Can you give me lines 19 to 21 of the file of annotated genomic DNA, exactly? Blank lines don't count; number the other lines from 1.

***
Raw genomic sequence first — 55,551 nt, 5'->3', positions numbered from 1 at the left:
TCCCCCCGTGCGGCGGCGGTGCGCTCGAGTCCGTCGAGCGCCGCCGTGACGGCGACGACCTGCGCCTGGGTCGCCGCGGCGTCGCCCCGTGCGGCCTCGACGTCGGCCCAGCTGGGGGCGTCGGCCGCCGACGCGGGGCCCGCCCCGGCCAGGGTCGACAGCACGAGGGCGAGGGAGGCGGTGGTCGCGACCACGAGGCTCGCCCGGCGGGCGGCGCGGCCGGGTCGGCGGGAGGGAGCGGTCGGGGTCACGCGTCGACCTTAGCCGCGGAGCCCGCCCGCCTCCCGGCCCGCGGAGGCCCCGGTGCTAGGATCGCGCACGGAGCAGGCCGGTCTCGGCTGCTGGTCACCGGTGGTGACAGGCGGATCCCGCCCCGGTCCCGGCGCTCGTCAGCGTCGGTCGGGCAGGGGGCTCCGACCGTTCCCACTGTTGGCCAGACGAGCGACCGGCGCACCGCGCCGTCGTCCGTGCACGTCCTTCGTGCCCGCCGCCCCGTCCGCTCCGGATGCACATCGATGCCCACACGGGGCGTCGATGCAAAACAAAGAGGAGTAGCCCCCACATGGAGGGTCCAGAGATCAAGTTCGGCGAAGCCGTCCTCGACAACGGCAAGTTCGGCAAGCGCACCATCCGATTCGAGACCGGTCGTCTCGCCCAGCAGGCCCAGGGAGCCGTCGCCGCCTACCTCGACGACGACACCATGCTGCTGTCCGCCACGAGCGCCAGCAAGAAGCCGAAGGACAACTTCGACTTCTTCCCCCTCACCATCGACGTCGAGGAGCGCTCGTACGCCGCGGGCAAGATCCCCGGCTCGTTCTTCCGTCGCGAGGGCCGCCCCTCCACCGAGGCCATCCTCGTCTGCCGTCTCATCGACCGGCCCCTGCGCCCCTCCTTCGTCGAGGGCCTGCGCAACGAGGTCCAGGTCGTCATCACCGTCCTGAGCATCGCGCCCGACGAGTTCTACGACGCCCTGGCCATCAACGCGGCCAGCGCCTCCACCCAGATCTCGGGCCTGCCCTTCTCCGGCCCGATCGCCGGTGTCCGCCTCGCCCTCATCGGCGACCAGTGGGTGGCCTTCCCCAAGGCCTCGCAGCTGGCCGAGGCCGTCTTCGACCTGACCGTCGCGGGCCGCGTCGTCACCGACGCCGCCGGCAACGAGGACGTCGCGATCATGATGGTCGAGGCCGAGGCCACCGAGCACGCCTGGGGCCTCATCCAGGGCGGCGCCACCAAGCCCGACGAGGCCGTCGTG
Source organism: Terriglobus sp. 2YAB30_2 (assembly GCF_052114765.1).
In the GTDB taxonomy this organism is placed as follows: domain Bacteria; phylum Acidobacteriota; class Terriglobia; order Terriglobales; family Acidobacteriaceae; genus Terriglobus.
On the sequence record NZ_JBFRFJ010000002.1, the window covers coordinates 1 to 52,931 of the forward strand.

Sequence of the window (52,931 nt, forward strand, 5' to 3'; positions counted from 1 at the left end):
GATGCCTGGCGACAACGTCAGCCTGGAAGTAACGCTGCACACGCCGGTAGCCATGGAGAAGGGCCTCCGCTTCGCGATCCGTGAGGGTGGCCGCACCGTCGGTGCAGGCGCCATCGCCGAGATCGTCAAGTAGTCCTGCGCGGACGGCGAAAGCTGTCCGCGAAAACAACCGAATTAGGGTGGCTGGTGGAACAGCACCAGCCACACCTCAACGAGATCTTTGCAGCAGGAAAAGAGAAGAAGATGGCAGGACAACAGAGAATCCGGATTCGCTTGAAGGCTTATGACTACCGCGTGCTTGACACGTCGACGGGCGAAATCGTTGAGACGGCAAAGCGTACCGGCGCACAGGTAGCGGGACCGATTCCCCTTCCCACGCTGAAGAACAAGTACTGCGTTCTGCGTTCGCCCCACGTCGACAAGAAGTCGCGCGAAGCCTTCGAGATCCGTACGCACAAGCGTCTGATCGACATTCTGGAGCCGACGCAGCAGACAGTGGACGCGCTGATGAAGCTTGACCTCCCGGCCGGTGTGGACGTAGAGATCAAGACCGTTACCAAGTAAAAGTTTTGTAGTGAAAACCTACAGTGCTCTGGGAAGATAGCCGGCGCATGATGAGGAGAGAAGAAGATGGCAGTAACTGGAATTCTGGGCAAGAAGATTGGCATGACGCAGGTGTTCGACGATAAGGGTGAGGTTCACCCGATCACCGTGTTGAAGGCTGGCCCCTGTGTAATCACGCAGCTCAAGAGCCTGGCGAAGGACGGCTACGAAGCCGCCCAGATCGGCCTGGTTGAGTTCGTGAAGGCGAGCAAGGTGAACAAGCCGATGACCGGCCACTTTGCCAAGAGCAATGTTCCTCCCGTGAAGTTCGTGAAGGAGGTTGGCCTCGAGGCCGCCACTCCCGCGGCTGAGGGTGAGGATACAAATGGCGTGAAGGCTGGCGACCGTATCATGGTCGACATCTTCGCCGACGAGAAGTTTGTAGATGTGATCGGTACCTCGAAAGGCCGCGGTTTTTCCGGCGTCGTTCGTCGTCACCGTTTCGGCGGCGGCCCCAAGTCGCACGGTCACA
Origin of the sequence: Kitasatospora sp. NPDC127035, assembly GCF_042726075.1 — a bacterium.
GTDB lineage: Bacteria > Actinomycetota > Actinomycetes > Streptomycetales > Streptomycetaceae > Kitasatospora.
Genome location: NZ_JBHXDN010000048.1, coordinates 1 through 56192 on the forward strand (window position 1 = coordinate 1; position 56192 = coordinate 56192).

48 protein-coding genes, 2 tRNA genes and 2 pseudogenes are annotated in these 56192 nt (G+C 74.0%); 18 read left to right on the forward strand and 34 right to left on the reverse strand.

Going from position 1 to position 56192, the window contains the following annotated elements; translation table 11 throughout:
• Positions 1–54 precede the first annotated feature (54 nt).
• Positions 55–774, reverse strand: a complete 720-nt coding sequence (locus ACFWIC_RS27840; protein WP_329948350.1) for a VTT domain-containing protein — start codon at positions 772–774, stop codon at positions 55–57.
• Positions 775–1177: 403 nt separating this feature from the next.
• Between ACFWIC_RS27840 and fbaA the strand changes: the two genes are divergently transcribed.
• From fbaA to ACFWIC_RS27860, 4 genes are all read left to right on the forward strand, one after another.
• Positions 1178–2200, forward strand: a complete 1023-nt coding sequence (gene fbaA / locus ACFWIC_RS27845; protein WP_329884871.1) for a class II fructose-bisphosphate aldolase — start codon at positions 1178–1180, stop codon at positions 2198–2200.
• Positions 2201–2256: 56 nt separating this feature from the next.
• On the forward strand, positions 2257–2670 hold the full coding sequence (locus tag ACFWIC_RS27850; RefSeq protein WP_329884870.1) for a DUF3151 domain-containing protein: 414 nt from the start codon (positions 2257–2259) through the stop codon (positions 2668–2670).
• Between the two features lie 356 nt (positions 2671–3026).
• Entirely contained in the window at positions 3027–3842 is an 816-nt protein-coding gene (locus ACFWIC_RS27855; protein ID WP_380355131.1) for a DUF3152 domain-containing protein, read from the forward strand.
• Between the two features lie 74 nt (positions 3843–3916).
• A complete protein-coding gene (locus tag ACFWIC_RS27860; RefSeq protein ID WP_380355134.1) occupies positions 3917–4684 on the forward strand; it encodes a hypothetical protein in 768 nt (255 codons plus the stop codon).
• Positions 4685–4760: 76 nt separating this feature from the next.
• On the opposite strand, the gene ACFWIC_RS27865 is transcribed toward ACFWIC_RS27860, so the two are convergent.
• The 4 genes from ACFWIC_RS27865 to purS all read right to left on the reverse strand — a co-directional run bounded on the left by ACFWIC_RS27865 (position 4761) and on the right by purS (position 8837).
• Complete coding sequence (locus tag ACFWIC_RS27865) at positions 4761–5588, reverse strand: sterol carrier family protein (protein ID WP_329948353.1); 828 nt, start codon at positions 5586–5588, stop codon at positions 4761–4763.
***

• Positions 2201–2256: 56 nt separating this feature from the next.
• On the forward strand, positions 2257–2670 hold the full coding sequence (locus tag ACFWIC_RS27850; RefSeq protein WP_329884870.1) for a DUF3151 domain-containing protein: 414 nt from the start codon (positions 2257–2259) through the stop codon (positions 2668–2670).
• Between the two features lie 356 nt (positions 2671–3026).